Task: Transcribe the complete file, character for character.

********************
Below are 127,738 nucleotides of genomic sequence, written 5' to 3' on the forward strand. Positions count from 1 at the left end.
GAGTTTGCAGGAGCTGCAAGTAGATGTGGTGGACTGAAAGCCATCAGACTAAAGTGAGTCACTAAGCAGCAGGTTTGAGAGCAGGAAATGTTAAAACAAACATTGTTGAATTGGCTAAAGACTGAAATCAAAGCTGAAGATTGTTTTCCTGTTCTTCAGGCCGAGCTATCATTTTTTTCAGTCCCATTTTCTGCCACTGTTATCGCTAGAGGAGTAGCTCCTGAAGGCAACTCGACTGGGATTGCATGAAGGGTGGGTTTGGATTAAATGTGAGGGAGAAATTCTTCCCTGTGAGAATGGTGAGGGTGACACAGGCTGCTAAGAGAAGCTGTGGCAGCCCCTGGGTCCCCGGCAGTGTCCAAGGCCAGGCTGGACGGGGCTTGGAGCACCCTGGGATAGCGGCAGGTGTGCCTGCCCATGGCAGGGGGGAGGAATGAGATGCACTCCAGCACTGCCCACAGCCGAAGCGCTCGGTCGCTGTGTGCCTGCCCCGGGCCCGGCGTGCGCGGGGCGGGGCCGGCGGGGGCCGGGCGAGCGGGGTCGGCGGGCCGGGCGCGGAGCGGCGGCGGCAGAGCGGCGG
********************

Below are 127,738 nucleotides of genomic sequence, written 5' to 3' on the forward strand. Positions count from 1 at the left end.
GAGTTTGCAGGAGCTGCAAGTAGATGTGGTGGACTGAAAGCCATCAGACTAAAGTGAGTCACTAAGCAGCAGGTTTGAGAGCAGGAAATGTTAAAACAAACATTGTTGAATTGGCTAAAGACTGAAATCAAAGCTGAAGATTGTTTTCCTGTTCTTCAGGCCGAGCTATCATTTTTTTCAGTCCCATTTTCTGCCACTGTTATCGCTAGAGGAGTAGCTCCTGAAGGCAACTCGACTGGGATTGCATGAAGGGTGGGTTTGGATTAAATGTGAGGGAGAAATTCTTCCCTGTGAGAATGGTGAGGGTGACACAGGCTGCTAAGAGAAGCTGTGGCAGCCCCTGGGTCCCCGGCAGTGTCCAAGGCCAGGCTGGACGGGGCTTGGAGCACCCTGGGATAGCGGCAGGTGTGCCTGCCCATGGCAGGGGGGAGGAATGAGATGCACTCCAGCACTGCCCACAGCCGAAGCGCTCGGTCGCTGTGTGCCTGCCCCGGGCCCGGCGTGCGCGGGGCGGGGCCGGCGGGGGCCGGGCGAGCGGGGTCGGCGGGCCGGGCGCGGAGCGGCGGCGGCAGAGCGGCGG